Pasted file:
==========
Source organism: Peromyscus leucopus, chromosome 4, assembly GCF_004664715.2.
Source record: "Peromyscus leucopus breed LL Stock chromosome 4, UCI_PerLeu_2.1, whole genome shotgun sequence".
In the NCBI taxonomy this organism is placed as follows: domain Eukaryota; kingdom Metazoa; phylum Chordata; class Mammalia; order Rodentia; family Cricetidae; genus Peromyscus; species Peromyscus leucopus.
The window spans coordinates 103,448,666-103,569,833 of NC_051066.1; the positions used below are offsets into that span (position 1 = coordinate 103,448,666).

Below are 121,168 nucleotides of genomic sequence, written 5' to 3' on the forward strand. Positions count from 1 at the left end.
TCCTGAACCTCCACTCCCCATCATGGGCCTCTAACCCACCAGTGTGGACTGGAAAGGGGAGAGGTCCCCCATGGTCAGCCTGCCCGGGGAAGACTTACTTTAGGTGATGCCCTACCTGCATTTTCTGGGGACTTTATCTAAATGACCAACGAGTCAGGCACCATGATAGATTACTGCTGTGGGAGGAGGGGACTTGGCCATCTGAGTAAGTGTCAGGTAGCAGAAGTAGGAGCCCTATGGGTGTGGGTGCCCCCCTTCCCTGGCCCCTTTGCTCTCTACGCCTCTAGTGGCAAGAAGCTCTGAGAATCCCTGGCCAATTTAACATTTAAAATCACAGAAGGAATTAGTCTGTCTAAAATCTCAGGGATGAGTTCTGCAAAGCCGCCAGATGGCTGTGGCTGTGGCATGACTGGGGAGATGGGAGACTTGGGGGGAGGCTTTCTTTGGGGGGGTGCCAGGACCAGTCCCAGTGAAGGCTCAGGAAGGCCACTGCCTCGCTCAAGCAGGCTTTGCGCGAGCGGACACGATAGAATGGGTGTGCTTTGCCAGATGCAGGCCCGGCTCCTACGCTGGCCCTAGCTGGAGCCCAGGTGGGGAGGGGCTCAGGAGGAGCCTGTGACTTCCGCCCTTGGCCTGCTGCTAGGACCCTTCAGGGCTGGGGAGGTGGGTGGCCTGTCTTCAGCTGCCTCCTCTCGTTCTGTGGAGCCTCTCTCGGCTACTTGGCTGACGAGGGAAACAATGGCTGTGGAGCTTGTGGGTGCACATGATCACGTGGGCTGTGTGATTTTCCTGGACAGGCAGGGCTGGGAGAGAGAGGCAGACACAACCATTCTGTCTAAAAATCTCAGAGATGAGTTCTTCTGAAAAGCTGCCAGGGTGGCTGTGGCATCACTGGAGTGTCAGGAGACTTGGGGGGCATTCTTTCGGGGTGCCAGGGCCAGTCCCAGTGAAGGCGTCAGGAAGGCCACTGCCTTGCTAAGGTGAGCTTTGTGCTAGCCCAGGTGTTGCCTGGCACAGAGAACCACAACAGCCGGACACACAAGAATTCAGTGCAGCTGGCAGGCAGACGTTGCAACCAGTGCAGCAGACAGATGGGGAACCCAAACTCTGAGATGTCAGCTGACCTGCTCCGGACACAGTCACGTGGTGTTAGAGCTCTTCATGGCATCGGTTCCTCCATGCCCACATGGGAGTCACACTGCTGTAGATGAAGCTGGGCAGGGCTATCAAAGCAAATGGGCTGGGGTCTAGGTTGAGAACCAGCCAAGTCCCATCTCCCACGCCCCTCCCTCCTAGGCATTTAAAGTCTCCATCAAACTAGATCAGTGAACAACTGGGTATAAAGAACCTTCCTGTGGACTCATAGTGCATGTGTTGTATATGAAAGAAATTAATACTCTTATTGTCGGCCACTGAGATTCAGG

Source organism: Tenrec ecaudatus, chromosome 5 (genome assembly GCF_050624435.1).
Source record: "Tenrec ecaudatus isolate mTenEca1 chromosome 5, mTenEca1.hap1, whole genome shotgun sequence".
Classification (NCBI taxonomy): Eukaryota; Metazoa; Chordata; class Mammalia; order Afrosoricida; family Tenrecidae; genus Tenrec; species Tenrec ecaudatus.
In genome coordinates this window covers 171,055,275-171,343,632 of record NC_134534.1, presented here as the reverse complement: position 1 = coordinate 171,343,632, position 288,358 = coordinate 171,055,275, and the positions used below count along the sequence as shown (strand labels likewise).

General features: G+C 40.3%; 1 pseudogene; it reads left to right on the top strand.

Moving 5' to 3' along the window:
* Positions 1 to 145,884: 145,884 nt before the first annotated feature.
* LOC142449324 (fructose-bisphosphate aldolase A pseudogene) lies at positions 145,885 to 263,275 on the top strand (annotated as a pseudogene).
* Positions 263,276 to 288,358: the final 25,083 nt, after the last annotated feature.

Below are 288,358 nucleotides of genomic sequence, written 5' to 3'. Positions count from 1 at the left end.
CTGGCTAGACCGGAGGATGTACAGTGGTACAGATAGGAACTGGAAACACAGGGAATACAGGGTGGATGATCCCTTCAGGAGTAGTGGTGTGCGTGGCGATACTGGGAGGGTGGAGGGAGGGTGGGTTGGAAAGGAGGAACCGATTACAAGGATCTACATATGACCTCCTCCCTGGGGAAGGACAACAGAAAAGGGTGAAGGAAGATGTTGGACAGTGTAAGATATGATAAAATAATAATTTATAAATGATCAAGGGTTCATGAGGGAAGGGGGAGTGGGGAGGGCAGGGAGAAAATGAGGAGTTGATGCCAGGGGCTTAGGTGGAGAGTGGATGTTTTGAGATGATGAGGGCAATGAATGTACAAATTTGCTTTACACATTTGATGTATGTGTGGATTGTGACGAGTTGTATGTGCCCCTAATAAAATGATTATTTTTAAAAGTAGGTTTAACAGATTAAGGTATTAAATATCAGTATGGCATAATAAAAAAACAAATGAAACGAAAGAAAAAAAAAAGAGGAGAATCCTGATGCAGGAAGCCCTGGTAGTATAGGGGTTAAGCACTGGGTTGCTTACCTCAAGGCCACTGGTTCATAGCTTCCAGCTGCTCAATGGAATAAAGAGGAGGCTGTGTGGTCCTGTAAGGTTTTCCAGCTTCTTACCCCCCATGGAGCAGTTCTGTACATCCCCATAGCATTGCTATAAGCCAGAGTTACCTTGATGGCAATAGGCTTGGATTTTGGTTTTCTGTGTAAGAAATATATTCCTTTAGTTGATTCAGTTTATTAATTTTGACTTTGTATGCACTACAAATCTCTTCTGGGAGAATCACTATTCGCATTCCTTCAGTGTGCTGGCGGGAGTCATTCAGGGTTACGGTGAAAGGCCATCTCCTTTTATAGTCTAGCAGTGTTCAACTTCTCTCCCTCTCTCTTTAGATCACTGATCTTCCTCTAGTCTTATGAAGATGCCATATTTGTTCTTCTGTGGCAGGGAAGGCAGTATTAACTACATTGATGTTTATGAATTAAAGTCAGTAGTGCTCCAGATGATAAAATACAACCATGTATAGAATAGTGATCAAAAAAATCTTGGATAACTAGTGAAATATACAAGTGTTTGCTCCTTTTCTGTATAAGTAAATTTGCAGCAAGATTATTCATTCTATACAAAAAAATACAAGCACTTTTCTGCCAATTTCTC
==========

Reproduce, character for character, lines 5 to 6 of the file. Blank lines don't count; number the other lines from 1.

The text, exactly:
Below are 121,168 nucleotides of genomic sequence, written 5' to 3' on the forward strand. Positions count from 1 at the left end.
TCCTGAACCTCCACTCCCCATCATGGGCCTCTAACCCACCAGTGTGGACTGGAAAGGGGAGAGGTCCCCCATGGTCAGCCTGCCCGGGGAAGACTTACTTTAGGTGATGCCCTACCTGCATTTTCTGGGGACTTTATCTAAATGACCAACGAGTCAGGCACCATGATAGATTACTGCTGTGGGAGGAGGGGACTTGGCCATCTGAGTAAGTGTCAGGTAGCAGAAGTAGGAGCCCTATGGGTGTGGGTGCCCCCCTTCCCTGGCCCCTTTGCTCTCTACGCCTCTAGTGGCAAGAAGCTCTGAGAATCCCTGGCCAATTTAACATTTAAAATCACAGAAGGAATTAGTCTGTCTAAAATCTCAGGGATGAGTTCTGCAAAGCCGCCAGATGGCTGTGGCTGTGGCATGACTGGGGAGATGGGAGACTTGGGGGGAGGCTTTCTTTGGGGGGGTGCCAGGACCAGTCCCAGTGAAGGCTCAGGAAGGCCACTGCCTCGCTCAAGCAGGCTTTGCGCGAGCGGACACGATAGAATGGGTGTGCTTTGCCAGATGCAGGCCCGGCTCCTACGCTGGCCCTAGCTGGAGCCCAGGTGGGGAGGGGCTCAGGAGGAGCCTGTGACTTCCGCCCTTGGCCTGCTGCTAGGACCCTTCAGGGCTGGGGAGGTGGGTGGCCTGTCTTCAGCTGCCTCCTCTCGTTCTGTGGAGCCTCTCTCGGCTACTTGGCTGACGAGGGAAACAATGGCTGTGGAGCTTGTGGGTGCACATGATCACGTGGGCTGTGTGATTTTCCTGGACAGGCAGGGCTGGGAGAGAGAGGCAGACACAACCATTCTGTCTAAAAATCTCAGAGATGAGTTCTTCTGAAAAGCTGCCAGGGTGGCTGTGGCATCACTGGAGTGTCAGGAGACTTGGGGGGCATTCTTTCGGGGTGCCAGGGCCAGTCCCAGTGAAGGCGTCAGGAAGGCCACTGCCTTGCTAAGGTGAGCTTTGTGCTAGCCCAGGTGTTGCCTGGCACAGAGAACCACAACAGCCGGACACACAAGAATTCAGTGCAGCTGGCAGGCAGACGTTGCAACCAGTGCAGCAGACAGATGGGGAACCCAAACTCTGAGATGTCAGCTGACCTGCTCCGGACACAGTCACGTGGTGTTAGAGCTCTTCATGGCATCGGTTCCTCCATGCCCACATGGGAGTCACACTGCTGTAGATGAAGCTGGGCAGGGCTATCAAAGCAAATGGGCTGGGGTCTAGGTTGAGAACCAGCCAAGTCCCATCTCCCACGCCCCTCCCTCCTAGGCATTTAAAGTCTCCATCAAACTAGATCAGTGAACAACTGGGTATAAAGAACCTTCCTGTGGACTCATAGTGCATGTGTTGTATATGAAAGAAATTAATACTCTTATTGTCGGCCACTGAGATTCAGG